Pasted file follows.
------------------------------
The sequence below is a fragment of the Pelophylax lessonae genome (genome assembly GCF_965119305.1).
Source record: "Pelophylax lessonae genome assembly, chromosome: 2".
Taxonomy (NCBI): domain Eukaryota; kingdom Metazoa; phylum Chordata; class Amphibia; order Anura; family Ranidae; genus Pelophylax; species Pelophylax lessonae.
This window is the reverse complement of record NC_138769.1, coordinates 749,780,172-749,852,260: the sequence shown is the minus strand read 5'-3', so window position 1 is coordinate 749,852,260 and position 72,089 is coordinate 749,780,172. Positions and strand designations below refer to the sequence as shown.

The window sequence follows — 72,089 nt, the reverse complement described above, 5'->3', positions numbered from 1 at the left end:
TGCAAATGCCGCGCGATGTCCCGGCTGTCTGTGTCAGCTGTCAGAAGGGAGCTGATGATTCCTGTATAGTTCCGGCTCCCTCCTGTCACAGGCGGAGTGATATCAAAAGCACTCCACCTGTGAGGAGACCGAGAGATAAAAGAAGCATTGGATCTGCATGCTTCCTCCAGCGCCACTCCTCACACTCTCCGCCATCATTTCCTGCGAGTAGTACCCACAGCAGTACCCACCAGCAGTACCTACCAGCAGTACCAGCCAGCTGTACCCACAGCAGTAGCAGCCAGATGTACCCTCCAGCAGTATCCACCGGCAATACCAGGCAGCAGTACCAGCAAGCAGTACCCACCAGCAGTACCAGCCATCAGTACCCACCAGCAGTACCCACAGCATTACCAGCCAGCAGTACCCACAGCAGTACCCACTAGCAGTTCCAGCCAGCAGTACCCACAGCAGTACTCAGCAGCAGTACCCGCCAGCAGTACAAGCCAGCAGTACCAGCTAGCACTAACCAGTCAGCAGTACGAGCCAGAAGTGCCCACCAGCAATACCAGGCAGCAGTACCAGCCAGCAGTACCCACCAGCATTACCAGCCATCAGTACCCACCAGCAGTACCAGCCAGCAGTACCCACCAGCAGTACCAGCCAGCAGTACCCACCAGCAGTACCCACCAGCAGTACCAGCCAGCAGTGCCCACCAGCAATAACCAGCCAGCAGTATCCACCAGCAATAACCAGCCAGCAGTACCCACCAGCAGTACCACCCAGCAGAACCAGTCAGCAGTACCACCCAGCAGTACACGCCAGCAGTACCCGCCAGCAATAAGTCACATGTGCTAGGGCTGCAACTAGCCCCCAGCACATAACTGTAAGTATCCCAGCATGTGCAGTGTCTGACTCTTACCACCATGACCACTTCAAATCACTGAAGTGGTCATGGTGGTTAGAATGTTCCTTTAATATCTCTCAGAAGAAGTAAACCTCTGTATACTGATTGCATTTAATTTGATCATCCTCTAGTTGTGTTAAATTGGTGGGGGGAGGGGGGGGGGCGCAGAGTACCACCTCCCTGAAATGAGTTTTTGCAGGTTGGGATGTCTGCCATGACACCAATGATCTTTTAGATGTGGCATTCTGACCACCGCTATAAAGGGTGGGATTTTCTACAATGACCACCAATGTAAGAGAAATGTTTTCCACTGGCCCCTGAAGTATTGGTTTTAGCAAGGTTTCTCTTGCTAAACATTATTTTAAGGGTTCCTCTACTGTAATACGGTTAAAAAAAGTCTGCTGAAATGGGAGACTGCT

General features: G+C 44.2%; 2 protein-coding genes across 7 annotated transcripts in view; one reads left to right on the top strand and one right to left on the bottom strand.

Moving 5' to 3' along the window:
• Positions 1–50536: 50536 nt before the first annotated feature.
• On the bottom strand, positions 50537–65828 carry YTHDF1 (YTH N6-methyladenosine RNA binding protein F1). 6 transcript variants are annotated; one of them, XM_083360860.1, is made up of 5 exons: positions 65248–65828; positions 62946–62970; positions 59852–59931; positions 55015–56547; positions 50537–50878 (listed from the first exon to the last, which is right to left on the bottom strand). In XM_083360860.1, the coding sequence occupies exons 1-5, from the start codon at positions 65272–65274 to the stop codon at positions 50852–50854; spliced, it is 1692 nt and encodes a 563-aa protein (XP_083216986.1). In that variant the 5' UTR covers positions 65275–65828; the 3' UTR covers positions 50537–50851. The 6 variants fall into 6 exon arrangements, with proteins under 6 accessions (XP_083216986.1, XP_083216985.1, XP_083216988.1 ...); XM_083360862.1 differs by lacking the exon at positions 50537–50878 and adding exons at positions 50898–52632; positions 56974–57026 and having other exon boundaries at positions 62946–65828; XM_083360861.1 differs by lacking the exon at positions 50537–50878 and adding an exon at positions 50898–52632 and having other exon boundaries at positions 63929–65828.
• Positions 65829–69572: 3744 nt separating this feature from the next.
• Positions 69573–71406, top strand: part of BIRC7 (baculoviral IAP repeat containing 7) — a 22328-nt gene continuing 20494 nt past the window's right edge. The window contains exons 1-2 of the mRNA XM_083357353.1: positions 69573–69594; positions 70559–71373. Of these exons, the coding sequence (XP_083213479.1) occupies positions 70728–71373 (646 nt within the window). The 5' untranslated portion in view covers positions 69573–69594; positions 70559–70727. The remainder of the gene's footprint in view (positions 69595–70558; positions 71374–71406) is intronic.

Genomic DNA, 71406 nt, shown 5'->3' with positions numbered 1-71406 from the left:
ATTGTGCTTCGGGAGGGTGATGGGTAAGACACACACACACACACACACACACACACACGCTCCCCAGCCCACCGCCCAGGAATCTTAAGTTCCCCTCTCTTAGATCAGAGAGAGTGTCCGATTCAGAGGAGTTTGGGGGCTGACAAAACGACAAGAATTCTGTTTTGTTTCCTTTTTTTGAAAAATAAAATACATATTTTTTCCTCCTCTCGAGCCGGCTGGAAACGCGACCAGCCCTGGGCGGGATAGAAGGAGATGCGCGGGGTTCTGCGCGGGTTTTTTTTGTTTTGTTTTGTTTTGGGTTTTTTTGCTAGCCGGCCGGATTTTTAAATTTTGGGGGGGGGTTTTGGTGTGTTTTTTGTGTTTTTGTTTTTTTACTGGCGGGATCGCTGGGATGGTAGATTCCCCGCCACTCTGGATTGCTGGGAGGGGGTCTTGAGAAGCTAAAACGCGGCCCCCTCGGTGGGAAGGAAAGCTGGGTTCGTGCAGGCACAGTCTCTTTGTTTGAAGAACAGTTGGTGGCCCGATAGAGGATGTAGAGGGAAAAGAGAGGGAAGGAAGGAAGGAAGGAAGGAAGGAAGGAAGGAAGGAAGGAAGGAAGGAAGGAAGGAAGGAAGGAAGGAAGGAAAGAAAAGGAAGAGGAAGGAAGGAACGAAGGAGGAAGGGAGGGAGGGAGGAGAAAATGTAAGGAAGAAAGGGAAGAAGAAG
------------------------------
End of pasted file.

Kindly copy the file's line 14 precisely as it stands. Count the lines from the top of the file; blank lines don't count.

ATTGTGCTTCGGGAGGGTGATGGGTAAGACACACACACACACACACACACACACACACGCTCCCCAGCCCACCGCCCAGGAATCTTAAGTTCCCCTCTCTTAGATCAGAGAGAGTGTCCGATTCAGAGGAGTTTGGGGGCTGACAAAACGACAAGAATTCTGTTTTGTTTCCTTTTTTTGAAAAATAAAATACATATTTTTTCCTCCTCTCGAGCCGGCTGGAAACGCGACCAGCCCTGGGCGGGATAGAAGGAGATGCGCGGGGTTCTGCGCGGGTTTTTTTTGTTTTGTTTTGTTTTGGGTTTTTTTGCTAGCCGGCCGGATTTTTAAATTTTGGGGGGGGGTTTTGGTGTGTTTTTTGTGTTTTTGTTTTTTTACTGGCGGGATCGCTGGGATGGTAGATTCCCCGCCACTCTGGATTGCTGGGAGGGGGTCTTGAGAAGCTAAAACGCGGCCCCCTCGGTGGGAAGGAAAGCTGGGTTCGTGCAGGCACAGTCTCTTTGTTTGAAGAACAGTTGGTGGCCCGATAGAGGATGTAGAGGGAAAAGAGAGGGAAGGAAGGAAGGAAGGAAGGAAGGAAGGAAGGAAGGAAGGAAGGAAGGAAGGAAGGAAGGAAGGAAGGAAGGAAAGAAAAGGAAGAGGAAGGAAGGAACGAAGGAGGAAGGGAGGGAGGGAGGAGAAAATGTAAGGAAGAAAGGGAAGAAGAAG